BBC BLOGS - Magazine Monitor

Archives for December 6, 2009 - December 12, 2009

10 things we didn't know last week

15:58 UK time, Friday, 11 December 2009

10_railwaylines_zero.jpgSnippets from the week's news, sliced, diced and processed for your convenience.

1. Kit Kats used to be called Chocolate Crisps.
More details (Guardian)

2. taH pagh taHbe is "To be or not to be" in Klingon.
More details

3. And hok-oo means "watch out, other monkeys about!" in monkey language.
More details

4. It's not Tiger, but Eldrick Woods.
More details

5. Procter and Gamble set up a media company in 1933 to promote its detergents in the first "soap operas" - the last in its stable, As The World Turns, has just been cancelled.
More details

6. Eco-light bulbs are designed to be brightest at 25C, and can get dimmer when cooler or hotter than that.
More details

7. eBay's first ever item sold was a broken laser pointer for for $14.83.
More details (Times)

8. Douglas Fairbanks and Cary Grant were among the first to repopularise pink as a colour for men.
More details

9. Tipsy people who drink coffee to "sober up" are more likely to underestimate how drunk they really are.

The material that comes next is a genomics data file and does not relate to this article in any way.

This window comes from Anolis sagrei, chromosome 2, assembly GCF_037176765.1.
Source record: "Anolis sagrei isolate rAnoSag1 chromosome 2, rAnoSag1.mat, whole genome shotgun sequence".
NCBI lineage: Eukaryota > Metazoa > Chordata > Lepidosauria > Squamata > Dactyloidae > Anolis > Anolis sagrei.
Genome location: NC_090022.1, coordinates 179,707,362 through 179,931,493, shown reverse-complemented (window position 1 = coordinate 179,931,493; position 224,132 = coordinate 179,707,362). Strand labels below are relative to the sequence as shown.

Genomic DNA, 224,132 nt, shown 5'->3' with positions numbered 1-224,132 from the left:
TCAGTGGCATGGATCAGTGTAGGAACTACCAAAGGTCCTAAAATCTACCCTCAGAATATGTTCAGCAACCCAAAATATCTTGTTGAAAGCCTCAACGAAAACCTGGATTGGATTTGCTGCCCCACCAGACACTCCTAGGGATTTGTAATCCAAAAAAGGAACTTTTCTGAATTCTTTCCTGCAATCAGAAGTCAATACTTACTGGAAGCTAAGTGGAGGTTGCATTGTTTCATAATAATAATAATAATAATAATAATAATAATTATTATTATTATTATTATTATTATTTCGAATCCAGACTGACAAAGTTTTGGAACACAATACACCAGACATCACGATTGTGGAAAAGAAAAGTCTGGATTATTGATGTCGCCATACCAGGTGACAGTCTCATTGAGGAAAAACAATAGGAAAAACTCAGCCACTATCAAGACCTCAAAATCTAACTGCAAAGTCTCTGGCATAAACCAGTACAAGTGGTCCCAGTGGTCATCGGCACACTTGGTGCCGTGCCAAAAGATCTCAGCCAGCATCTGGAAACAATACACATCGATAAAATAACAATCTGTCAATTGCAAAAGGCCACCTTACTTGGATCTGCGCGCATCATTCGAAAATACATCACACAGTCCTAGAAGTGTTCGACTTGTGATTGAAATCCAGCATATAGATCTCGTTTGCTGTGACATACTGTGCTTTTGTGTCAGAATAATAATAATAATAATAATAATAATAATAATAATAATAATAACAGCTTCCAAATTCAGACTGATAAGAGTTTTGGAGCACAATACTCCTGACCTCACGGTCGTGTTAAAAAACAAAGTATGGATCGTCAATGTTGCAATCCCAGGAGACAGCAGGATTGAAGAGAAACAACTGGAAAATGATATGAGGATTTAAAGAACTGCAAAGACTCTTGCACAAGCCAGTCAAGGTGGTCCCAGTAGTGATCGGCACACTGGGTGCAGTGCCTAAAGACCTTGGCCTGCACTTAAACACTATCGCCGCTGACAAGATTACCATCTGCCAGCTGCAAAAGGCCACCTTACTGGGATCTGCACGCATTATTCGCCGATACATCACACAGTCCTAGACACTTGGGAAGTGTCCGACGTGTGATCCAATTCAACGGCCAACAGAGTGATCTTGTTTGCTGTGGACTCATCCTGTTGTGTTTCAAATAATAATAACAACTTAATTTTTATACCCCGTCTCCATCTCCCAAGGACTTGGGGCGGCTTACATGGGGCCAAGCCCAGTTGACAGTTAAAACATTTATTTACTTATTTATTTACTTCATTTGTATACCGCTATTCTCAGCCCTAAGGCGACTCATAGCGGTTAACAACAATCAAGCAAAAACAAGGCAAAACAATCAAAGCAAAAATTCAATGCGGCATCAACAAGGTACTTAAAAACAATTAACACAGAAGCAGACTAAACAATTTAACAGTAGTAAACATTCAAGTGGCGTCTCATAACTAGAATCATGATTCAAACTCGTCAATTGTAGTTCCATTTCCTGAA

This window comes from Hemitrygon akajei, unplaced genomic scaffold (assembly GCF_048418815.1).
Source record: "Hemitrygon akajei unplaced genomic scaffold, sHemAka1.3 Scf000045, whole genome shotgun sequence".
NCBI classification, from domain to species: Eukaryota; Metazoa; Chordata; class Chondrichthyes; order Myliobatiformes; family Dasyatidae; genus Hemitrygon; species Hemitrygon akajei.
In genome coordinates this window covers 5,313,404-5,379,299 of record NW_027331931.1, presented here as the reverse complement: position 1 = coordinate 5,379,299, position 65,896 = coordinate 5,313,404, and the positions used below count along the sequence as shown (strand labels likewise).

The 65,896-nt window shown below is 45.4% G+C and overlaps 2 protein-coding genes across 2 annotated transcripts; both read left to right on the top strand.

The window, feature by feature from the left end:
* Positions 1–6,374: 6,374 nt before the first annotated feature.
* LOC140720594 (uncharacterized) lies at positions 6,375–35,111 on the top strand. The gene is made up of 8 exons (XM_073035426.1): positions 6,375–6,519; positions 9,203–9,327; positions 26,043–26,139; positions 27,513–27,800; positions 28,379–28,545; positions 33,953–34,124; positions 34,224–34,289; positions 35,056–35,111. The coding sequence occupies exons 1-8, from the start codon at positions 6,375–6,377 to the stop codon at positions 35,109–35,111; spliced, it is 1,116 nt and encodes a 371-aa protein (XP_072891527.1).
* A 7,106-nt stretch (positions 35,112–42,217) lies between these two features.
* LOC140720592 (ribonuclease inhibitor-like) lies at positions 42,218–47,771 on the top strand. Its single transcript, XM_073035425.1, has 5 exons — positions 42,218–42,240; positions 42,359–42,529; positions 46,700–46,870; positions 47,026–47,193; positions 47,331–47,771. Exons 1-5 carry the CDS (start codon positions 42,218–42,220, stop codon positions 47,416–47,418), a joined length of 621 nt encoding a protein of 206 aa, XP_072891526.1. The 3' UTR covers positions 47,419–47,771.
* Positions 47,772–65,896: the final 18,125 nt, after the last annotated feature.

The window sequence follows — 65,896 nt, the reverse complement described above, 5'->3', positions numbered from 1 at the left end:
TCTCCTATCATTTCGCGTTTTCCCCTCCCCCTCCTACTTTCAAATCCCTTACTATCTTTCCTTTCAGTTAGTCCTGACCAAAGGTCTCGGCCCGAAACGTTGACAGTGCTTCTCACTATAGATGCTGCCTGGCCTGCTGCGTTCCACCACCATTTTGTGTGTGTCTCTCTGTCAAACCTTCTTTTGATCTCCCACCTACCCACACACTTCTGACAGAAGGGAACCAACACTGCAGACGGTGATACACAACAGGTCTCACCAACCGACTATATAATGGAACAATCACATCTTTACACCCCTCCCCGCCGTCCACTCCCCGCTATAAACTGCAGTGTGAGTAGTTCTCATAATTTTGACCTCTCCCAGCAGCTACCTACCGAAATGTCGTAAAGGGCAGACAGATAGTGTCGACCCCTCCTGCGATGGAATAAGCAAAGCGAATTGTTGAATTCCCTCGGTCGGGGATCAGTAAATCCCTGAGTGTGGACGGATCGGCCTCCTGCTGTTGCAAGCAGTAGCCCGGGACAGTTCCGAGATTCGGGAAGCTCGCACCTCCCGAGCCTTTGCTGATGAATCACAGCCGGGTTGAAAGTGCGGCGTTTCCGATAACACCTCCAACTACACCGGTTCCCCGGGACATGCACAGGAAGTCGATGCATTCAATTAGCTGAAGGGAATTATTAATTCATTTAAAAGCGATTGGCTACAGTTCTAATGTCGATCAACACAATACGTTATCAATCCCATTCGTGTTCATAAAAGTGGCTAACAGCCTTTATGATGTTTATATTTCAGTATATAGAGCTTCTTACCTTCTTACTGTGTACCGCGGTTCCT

More details

10. The German Cold War bunker up for auction is so well protected, it can withstand a jumbo crashing into the mountain it is hidden inside.
More details

Seen 10 things? Send us a picture to use next week. Thanks to Sarah O'Donoghue for this picture of the zero point for 10 North Eastern railway lines, taken at York station; and to Basil Long for thing 5.

Your Letters

14:35 UK time, Friday, 11 December 2009

A precis of this story's first three paragraphs might read: "A hole has appeared in a road. Officials are looking into it." Boom and indeed boom.
Richard, Aberdeen, UK

I'm intrigued as to why the irate pink man took John (Thursday's letters) to court, and as to whether he won or not.
Rob, Winsford, Cheshire

I hope this letter finds you in the pink, as it leaves me. According to your article from January "Should we not dress girls in pink?" it used to be pink for boys and blue for girls.
Heather Simmons, Macomb, Michigan, USA

I'm still confused as to who was surveyed regarding the self-service tills. Surely the 13% of people who complained that the customer had to do all the work should have recognised that this would be the result of using such checkouts?
Andy Dawson, Newcastle, UK

With reference to this article why not just reduce speed limits to 0mph and stop accidents altogether?